The apparatus consisted of a rectangular parallelepiped (30 × 60 × 40 cm). Each mouse was placed in the box for 10 min and allowed to freely explore for habituation. In the sociability test, an unfamiliar C57BL/6N male mouse (stranger mouse) that had no previous contact with the subject mouse was placed into one of the transparent cages (7.5 × 7.5 × 10 cm, which had several holes with a diameter of 1 cm) located at the corners of each lateral compartment. The stranger mouse was enclosed in the transparent cage, which allowed nose contact between the bars but prevented fighting. The subject mouse was placed in the center and allowed to explore the entire box for a 10-min session. One side of the rectangular area was identified as the stranger area and the other as the empty area. The amount of time spent in each area and around each cage during the 10-min sessions was measured. Data were recorded on video and analyzed using the ANY-MAZE software.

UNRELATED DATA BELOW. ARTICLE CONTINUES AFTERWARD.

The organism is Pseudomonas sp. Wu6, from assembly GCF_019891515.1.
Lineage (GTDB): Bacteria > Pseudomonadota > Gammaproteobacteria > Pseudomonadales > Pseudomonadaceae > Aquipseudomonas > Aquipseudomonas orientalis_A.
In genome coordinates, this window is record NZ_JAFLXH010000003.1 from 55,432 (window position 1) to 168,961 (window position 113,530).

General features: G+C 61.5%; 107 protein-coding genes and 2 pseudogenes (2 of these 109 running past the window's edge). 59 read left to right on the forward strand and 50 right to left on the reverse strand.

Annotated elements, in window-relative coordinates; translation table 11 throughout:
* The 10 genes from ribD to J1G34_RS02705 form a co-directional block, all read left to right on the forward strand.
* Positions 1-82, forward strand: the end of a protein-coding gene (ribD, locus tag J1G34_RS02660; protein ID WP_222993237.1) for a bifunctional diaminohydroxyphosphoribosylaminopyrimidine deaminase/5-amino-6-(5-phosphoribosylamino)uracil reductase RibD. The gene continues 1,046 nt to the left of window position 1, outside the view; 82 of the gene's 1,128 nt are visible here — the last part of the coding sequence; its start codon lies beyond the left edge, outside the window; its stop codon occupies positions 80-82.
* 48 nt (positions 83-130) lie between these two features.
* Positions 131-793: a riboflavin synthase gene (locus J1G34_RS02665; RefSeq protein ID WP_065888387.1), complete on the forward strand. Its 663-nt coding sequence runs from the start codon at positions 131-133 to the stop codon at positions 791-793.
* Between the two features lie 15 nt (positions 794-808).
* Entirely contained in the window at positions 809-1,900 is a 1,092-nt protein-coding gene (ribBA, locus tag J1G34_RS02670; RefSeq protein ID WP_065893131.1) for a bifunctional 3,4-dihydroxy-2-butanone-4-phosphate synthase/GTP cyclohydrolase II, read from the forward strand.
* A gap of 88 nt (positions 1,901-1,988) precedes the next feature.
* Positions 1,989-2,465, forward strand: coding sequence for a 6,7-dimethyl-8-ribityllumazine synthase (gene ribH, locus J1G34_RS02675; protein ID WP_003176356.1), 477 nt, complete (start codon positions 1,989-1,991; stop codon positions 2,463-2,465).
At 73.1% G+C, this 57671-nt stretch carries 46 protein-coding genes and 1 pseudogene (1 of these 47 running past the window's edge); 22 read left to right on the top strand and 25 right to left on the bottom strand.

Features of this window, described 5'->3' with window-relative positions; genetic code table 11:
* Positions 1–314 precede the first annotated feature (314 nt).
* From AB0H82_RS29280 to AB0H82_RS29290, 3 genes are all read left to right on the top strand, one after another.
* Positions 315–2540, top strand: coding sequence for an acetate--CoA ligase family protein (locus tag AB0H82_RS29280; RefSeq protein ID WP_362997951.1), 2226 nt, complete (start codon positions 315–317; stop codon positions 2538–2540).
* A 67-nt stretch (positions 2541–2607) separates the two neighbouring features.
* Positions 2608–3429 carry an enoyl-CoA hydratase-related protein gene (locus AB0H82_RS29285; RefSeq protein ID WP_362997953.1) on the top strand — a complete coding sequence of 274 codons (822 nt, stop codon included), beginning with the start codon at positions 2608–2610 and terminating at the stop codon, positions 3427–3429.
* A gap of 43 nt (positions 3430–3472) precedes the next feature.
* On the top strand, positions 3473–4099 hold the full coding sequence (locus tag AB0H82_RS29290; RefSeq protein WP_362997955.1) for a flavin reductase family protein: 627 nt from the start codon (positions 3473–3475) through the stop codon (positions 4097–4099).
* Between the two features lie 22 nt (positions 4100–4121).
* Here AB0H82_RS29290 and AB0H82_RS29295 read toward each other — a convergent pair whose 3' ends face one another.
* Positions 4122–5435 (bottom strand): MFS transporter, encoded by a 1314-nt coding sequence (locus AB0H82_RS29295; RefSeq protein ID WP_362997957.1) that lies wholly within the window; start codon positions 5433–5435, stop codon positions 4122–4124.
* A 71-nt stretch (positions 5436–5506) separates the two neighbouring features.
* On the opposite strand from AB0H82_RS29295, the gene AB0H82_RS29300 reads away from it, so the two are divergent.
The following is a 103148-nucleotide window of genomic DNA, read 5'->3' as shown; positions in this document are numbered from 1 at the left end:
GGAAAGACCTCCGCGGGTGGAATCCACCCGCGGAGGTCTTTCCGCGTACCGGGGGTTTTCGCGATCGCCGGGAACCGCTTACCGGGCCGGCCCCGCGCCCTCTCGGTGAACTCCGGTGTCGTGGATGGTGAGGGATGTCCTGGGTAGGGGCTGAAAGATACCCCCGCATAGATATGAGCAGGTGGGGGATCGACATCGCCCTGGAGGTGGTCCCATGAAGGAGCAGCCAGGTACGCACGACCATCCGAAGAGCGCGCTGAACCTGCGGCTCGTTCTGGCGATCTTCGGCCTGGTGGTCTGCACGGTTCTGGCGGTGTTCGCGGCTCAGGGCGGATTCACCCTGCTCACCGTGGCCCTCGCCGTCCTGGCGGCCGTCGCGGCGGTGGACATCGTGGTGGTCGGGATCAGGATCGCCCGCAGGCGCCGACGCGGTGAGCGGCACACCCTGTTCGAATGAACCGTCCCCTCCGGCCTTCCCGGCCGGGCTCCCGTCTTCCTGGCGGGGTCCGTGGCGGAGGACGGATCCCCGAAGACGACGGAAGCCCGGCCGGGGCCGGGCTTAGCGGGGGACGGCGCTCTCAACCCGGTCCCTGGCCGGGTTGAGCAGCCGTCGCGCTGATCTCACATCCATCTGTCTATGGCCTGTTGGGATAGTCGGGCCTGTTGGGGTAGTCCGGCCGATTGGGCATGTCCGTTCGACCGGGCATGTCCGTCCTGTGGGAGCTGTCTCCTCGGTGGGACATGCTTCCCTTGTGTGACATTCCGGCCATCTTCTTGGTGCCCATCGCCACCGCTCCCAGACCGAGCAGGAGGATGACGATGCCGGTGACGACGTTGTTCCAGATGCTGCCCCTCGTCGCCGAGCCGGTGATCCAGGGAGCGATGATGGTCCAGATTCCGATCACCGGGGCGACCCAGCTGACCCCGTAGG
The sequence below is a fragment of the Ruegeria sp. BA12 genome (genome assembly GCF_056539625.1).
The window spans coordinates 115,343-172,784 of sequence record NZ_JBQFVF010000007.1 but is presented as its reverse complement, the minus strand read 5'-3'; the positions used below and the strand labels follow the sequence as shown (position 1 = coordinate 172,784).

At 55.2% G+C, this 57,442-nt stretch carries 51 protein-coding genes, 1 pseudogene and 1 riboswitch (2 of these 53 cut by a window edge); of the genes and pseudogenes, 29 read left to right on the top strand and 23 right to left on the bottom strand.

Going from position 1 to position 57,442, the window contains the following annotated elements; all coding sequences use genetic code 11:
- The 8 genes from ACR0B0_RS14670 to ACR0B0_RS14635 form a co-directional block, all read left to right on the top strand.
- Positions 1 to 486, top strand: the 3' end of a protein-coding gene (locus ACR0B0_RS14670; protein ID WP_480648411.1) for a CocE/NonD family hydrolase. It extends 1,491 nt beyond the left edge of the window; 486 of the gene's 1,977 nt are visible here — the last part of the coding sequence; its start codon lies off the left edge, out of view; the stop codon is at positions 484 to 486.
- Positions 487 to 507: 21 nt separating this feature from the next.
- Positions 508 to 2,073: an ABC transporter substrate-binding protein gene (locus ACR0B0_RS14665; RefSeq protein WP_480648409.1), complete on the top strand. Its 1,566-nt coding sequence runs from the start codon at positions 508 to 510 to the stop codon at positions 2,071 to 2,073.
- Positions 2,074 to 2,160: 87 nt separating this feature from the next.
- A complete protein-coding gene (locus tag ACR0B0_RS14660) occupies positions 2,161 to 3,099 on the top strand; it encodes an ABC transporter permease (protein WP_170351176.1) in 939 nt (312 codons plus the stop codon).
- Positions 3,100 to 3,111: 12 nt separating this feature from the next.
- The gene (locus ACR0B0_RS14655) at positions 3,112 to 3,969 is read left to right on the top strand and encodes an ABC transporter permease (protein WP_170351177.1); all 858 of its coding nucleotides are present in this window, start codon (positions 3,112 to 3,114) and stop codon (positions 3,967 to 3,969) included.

Porsolt forced swim test
The apparatus for the Porsolt forced swim test consisted of four Plexiglas cylinders (20 cm height × 10 cm diameter). The cylinders were filled with water (23 °C) up to a height of 7.5 cm. Mice were placed into the cylinders, and their behavior was recorded over a 6-min test period. In this test, we detect ‘immobile period’ when the animals stop struggling for one second or more. Immobility lasting for less than 1.5 s was not included in the analysis. Data acquisition and analysis were performed automatically using the ANY-MAZE software.
Tail suspension test
Each mouse was suspended 60 cm above the floor by the tail in a white plastic chamber by an adhesive tape placed < 1 cm from the tip of the tail. Its behavior was recorded for 6 min. Images were captured through a video camera, and immobility was measured. Similar to the Porsolt forced swim test, immobility was evaluated using the ANY-MAZE software.
Locomotor activity test
For measurements of locomotor activity, the mice were acclimated to the single housing environment for 2.5 h. Locomotor activity data were measured using a photobeam activity system (ACTIMO-100; BRC Co., Nagoya, Aichi, Japan), and activity counts were recorded at 10-min intervals.